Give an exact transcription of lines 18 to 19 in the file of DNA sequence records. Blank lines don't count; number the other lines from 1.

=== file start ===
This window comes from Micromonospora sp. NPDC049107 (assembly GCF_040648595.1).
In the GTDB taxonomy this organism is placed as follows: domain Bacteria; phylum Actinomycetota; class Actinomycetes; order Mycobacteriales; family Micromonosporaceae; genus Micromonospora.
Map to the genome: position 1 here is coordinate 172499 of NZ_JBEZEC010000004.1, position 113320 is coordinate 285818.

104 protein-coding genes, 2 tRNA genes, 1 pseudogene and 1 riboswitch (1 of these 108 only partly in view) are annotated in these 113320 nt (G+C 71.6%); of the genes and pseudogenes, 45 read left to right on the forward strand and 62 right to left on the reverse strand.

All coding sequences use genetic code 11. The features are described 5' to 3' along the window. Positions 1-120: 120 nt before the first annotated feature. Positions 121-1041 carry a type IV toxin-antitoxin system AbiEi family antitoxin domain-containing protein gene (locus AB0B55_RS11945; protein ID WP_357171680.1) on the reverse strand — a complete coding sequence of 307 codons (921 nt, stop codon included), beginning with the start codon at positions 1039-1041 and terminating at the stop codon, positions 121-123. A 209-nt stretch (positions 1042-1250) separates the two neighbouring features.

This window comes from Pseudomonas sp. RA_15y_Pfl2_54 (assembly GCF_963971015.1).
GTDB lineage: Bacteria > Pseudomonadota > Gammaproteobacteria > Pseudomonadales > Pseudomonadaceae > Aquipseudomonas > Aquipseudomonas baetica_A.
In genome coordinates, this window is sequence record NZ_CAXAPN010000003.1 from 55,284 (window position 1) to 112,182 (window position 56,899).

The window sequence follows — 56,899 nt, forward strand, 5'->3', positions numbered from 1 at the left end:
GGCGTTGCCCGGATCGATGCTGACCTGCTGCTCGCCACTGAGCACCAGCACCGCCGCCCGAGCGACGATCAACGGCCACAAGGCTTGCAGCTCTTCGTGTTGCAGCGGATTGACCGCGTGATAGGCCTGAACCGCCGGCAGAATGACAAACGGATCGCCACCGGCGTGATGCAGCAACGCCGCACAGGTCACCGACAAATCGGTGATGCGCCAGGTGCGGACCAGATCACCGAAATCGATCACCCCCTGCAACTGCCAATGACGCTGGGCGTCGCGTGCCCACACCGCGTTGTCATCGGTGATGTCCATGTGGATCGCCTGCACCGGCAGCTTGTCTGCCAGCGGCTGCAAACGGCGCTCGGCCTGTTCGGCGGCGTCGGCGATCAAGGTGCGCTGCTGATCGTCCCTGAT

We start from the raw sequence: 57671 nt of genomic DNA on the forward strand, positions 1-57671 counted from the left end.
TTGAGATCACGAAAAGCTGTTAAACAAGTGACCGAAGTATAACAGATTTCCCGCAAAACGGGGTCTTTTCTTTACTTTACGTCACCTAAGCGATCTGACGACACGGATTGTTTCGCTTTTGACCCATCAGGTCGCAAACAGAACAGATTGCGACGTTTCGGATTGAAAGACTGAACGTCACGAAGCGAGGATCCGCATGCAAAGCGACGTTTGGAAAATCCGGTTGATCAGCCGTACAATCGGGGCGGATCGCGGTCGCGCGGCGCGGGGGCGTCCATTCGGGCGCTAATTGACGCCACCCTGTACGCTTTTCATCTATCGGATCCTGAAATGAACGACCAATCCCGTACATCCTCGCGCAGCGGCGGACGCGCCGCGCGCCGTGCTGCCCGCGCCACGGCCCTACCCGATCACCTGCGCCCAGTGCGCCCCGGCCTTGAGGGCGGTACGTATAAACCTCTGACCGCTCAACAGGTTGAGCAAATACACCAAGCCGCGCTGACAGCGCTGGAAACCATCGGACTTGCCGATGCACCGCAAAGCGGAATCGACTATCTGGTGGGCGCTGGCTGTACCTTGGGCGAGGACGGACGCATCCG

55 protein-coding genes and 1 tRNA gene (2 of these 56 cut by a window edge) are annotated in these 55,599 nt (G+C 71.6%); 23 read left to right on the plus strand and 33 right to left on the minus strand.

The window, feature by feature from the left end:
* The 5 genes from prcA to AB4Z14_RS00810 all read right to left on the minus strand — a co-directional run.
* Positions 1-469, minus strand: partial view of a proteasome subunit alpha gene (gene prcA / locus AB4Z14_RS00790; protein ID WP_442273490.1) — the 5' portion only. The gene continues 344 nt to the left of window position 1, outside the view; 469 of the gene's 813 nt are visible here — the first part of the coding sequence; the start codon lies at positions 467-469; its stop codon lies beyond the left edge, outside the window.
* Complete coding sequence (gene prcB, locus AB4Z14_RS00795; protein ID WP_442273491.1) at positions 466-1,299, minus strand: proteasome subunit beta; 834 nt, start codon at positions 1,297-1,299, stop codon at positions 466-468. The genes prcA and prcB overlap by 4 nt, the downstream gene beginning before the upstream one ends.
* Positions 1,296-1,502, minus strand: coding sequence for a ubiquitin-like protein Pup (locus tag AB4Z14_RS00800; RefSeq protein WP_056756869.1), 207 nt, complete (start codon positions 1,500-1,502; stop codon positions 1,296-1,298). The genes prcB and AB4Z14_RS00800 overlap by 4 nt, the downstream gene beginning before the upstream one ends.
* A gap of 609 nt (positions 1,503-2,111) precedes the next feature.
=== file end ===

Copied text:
* Positions 1,296-1,502, minus strand: coding sequence for a ubiquitin-like protein Pup (locus tag AB4Z14_RS00800; RefSeq protein WP_056756869.1), 207 nt, complete (start codon positions 1,500-1,502; stop codon positions 1,296-1,298). The genes prcB and AB4Z14_RS00800 overlap by 4 nt, the downstream gene beginning before the upstream one ends.
* A gap of 609 nt (positions 1,503-2,111) precedes the next feature.